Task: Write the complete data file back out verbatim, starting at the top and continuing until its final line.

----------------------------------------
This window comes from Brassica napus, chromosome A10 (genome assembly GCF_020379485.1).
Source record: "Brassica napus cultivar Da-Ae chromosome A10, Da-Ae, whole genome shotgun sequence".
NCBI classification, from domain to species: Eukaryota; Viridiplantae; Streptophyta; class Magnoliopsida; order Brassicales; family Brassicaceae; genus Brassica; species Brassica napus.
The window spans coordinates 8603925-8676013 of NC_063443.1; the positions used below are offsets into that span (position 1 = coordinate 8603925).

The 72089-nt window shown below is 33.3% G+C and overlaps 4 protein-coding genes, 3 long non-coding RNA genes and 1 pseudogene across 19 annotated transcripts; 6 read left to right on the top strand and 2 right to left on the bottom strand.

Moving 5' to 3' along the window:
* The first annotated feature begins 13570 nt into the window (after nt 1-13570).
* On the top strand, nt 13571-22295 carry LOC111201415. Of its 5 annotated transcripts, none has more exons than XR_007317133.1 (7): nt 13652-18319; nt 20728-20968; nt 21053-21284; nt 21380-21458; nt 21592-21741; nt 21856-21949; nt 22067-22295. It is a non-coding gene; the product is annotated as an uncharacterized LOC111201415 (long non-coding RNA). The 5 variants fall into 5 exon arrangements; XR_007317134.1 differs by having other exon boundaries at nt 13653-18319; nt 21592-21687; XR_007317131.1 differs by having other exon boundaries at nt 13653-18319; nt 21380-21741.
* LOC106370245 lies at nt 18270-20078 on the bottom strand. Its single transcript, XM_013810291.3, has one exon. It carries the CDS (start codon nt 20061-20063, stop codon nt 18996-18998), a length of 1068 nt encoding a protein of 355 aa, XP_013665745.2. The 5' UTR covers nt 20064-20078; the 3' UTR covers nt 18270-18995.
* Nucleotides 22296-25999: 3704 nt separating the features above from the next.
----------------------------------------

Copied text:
This window comes from Brassica napus, chromosome A10 (genome assembly GCF_020379485.1).
Source record: "Brassica napus cultivar Da-Ae chromosome A10, Da-Ae, whole genome shotgun sequence".
NCBI classification, from domain to species: Eukaryota; Viridiplantae; Streptophyta; class Magnoliopsida; order Brassicales; family Brassicaceae; genus Brassica; species Brassica napus.
The window spans coordinates 8603925-8676013 of NC_063443.1; the positions used below are offsets into that span (position 1 = coordinate 8603925).

The 72089-nt window shown below is 33.3% G+C and overlaps 4 protein-coding genes, 3 long non-coding RNA genes and 1 pseudogene across 19 annotated transcripts; 6 read left to right on the top strand and 2 right to left on the bottom strand.

Moving 5' to 3' along the window:
* The first annotated feature begins 13570 nt into the window (after nt 1-13570).
* On the top strand, nt 13571-22295 carry LOC111201415. Of its 5 annotated transcripts, none has more exons than XR_007317133.1 (7): nt 13652-18319; nt 20728-20968; nt 21053-21284; nt 21380-21458; nt 21592-21741; nt 21856-21949; nt 22067-22295. It is a non-coding gene; the product is annotated as an uncharacterized LOC111201415 (long non-coding RNA). The 5 variants fall into 5 exon arrangements; XR_007317134.1 differs by having other exon boundaries at nt 13653-18319; nt 21592-21687; XR_007317131.1 differs by having other exon boundaries at nt 13653-18319; nt 21380-21741.
* LOC106370245 lies at nt 18270-20078 on the bottom strand. Its single transcript, XM_013810291.3, has one exon. It carries the CDS (start codon nt 20061-20063, stop codon nt 18996-18998), a length of 1068 nt encoding a protein of 355 aa, XP_013665745.2. The 5' UTR covers nt 20064-20078; the 3' UTR covers nt 18270-18995.
* Nucleotides 22296-25999: 3704 nt separating the features above from the next.